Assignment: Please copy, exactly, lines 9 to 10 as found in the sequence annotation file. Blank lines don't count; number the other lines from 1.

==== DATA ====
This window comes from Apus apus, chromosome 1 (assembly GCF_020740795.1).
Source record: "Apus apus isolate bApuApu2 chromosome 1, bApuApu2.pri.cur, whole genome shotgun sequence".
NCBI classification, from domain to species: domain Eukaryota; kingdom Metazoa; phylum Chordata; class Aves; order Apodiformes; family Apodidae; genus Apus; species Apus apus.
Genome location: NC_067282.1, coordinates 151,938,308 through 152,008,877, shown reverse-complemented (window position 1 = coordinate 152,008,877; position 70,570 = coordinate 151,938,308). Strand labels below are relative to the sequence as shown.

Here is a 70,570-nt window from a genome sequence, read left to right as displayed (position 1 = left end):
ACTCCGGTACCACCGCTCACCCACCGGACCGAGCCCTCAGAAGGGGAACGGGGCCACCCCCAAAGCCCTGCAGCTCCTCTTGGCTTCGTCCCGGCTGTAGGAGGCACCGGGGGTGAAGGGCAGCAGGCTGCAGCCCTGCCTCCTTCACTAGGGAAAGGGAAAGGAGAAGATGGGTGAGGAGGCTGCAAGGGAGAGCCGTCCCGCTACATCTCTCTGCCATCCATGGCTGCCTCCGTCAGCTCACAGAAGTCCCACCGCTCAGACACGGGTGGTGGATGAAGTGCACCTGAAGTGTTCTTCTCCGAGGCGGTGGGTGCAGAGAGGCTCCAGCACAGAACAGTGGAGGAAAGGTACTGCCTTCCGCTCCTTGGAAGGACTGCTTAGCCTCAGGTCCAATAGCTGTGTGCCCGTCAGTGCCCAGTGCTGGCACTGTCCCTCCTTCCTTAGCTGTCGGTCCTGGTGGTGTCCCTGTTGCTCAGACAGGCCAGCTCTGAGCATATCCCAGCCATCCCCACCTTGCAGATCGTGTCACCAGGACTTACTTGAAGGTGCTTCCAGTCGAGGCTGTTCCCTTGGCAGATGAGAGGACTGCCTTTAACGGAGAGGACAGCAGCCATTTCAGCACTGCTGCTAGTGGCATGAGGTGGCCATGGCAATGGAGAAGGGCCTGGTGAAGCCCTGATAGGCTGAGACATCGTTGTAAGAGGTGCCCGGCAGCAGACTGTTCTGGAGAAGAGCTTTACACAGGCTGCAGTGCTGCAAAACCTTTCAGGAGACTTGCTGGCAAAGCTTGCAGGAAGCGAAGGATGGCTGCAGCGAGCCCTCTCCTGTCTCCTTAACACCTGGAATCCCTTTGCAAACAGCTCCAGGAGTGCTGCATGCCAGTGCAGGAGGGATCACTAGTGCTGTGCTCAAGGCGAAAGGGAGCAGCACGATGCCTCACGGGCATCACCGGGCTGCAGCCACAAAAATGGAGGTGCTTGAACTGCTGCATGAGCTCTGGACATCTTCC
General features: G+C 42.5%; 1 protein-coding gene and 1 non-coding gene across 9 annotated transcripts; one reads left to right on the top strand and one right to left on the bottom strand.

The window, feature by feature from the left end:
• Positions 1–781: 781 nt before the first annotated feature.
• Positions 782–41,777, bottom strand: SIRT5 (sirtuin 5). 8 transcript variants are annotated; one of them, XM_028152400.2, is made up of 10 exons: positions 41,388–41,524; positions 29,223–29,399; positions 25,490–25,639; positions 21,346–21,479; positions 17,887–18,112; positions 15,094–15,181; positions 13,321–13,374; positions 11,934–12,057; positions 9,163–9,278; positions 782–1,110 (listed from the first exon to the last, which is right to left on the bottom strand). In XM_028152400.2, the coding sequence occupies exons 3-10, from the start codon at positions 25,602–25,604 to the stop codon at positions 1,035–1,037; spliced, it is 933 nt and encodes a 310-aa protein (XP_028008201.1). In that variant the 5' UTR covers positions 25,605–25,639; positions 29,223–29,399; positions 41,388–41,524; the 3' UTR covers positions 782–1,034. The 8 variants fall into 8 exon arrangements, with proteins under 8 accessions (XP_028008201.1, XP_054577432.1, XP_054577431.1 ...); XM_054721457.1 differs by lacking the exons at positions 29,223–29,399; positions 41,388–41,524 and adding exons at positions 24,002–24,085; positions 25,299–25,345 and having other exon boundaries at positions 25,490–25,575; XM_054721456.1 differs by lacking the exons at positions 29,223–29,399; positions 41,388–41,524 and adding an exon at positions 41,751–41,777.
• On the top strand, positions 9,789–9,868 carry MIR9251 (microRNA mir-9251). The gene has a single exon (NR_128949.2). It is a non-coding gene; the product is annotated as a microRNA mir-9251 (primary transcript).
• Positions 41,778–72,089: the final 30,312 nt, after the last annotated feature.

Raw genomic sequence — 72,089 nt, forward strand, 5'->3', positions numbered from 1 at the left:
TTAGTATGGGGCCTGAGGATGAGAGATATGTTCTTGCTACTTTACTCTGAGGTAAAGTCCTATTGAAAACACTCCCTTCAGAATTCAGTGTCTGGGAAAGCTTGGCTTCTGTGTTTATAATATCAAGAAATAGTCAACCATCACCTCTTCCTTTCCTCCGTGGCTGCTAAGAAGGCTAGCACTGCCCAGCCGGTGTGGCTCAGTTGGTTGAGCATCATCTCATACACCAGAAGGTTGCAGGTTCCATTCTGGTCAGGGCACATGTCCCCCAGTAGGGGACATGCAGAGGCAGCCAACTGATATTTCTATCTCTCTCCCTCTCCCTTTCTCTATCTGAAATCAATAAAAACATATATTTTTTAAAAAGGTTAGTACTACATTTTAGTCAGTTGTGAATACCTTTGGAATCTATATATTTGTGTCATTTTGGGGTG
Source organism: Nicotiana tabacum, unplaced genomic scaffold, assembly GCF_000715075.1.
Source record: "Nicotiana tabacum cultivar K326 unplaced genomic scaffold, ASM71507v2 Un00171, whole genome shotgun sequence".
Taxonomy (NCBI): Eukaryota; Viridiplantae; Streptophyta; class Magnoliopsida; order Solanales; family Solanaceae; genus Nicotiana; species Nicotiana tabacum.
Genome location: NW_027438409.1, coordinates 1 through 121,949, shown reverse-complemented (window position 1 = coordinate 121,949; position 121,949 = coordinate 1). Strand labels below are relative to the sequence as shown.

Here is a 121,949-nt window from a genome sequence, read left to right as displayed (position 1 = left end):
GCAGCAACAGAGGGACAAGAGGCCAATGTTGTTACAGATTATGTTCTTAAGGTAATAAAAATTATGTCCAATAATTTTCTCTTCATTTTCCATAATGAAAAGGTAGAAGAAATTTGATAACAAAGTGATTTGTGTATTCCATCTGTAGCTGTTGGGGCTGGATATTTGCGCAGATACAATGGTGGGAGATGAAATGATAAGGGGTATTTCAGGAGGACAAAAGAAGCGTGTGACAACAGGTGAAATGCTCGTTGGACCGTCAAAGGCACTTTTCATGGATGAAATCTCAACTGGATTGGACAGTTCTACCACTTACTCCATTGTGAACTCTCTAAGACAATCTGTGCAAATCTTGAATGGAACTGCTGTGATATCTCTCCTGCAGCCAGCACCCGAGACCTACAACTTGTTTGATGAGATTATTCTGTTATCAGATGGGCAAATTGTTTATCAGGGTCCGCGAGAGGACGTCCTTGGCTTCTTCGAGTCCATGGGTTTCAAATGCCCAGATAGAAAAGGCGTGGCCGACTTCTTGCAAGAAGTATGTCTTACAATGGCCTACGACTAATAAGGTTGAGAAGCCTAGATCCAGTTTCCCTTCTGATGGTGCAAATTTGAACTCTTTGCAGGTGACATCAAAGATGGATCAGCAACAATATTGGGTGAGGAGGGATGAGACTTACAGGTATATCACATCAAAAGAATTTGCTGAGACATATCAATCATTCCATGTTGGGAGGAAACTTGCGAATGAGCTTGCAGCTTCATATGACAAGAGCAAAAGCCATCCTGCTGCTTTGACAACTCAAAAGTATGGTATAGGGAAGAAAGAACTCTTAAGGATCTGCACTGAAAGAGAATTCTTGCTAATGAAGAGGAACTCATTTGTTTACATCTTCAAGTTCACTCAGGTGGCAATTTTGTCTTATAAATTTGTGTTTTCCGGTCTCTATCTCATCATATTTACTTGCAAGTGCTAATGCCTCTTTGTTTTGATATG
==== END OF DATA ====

• Positions 1–781: 781 nt before the first annotated feature.
• Positions 782–41,777, bottom strand: SIRT5 (sirtuin 5). 8 transcript variants are annotated; one of them, XM_028152400.2, is made up of 10 exons: positions 41,388–41,524; positions 29,223–29,399; positions 25,490–25,639; positions 21,346–21,479; positions 17,887–18,112; positions 15,094–15,181; positions 13,321–13,374; positions 11,934–12,057; positions 9,163–9,278; positions 782–1,110 (listed from the first exon to the last, which is right to left on the bottom strand). In XM_028152400.2, the coding sequence occupies exons 3-10, from the start codon at positions 25,602–25,604 to the stop codon at positions 1,035–1,037; spliced, it is 933 nt and encodes a 310-aa protein (XP_028008201.1). In that variant the 5' UTR covers positions 25,605–25,639; positions 29,223–29,399; positions 41,388–41,524; the 3' UTR covers positions 782–1,034. The 8 variants fall into 8 exon arrangements, with proteins under 8 accessions (XP_028008201.1, XP_054577432.1, XP_054577431.1 ...); XM_054721457.1 differs by lacking the exons at positions 29,223–29,399; positions 41,388–41,524 and adding exons at positions 24,002–24,085; positions 25,299–25,345 and having other exon boundaries at positions 25,490–25,575; XM_054721456.1 differs by lacking the exons at positions 29,223–29,399; positions 41,388–41,524 and adding an exon at positions 41,751–41,777.